rights body blasts south africa over refugees

Kingdom Mabuza

Kingdom Mabuza

Human Rights Watch has called on the government to stop the deportation of Zimbabwean citizens who fled their country because of repression.

HRW researcher Gerry Simpson told a media briefing in Johannesburg yesterday that the government was breaching international refugee law by continuously deporting Zimbabweans.

"The South African government can only end its violation of international refugee law by ending the deportation of all Zimbabweans," he said.

He said the government should adopt a policy that grants Zimbabweans a temporary right to remain and work in the country. Temporary could mean anything between 12 months and two years.

It also depends on the situation in Zimbabwe, which has led to thousands fleeing to South Africa.

"Granting them that status would allow them to work and send goods back home," Simpson said. "That will prevent the influx of women and children into South Africa."

He said the government's decision to treat Zimbabweans as voluntary economic migrants has led to South Africa's failure to respond effectively to stop the human rights abuses and economic deprivation that caused their flight.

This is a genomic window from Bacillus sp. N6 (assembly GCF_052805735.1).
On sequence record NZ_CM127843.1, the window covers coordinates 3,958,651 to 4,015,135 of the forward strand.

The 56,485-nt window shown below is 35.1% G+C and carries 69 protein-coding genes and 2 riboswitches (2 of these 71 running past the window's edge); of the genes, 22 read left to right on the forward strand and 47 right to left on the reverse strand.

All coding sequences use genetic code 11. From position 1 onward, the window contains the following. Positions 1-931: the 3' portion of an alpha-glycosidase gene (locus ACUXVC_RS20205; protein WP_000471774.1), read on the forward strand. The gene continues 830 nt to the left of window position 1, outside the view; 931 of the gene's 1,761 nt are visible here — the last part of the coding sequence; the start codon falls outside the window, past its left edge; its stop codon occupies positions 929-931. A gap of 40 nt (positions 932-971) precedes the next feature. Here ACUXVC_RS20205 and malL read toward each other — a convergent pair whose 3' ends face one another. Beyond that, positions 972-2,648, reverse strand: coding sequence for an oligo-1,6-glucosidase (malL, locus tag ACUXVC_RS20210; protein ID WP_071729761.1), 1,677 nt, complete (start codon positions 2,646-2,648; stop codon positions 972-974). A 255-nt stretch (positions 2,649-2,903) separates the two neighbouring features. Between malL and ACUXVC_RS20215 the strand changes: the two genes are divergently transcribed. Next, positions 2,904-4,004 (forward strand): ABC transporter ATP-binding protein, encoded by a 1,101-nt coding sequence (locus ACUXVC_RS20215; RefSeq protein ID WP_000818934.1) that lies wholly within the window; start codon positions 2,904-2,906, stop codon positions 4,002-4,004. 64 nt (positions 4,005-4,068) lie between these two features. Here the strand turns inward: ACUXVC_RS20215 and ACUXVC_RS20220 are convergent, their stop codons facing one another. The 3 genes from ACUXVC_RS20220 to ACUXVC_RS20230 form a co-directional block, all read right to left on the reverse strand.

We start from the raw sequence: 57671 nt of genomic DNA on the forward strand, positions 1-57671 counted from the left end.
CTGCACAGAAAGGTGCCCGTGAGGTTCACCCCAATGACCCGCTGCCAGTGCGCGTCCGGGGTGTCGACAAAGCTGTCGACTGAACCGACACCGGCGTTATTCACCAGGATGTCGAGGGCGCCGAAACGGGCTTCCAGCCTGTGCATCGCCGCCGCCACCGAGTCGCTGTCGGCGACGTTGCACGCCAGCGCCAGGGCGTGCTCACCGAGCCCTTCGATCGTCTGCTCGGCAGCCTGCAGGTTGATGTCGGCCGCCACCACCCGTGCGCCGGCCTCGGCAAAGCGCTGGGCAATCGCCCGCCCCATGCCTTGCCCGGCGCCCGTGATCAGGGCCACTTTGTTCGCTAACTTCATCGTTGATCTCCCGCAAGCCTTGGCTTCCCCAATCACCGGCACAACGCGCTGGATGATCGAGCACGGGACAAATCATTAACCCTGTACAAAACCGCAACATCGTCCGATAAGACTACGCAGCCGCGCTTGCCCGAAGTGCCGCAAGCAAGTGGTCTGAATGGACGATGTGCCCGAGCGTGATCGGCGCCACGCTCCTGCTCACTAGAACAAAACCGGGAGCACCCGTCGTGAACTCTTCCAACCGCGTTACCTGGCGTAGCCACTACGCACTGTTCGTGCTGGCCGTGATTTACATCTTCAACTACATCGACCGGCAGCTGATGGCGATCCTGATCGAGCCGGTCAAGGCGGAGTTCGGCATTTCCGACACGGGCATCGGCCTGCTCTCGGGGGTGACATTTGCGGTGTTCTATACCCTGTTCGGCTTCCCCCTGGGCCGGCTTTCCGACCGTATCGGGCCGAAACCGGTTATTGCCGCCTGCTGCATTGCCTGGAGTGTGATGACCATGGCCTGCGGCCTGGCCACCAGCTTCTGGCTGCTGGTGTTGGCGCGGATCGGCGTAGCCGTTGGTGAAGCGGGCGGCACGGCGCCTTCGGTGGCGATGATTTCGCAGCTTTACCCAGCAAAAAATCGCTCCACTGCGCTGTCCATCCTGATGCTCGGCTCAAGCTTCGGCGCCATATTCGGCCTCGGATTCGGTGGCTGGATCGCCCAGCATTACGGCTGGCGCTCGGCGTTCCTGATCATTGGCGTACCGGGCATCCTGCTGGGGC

The report also says that granting Zimbabweans a temporary right to stay in South Africa would help protect them against exploitation and violence.

The report attacks the government's quiet diplomacy approach which, it says, failed to hold President Robert Mugabe accountable for undertakings made to the Southern African Development Community.

"In line with the SADC's deafening silence on human rights abuses in Zimbabwe for the past eight years, the South African government also repeatedly failed to condemn the serious rights violations carried out by Zimbabwean security forces," he said.

Simpson said the HRW had engaged the SA Communist Party and the Congress of SA Trade Unions and a report had been submitted to the government.

He could not elaborate on reasons that led to the HRW not meeting with the country's opposition parties.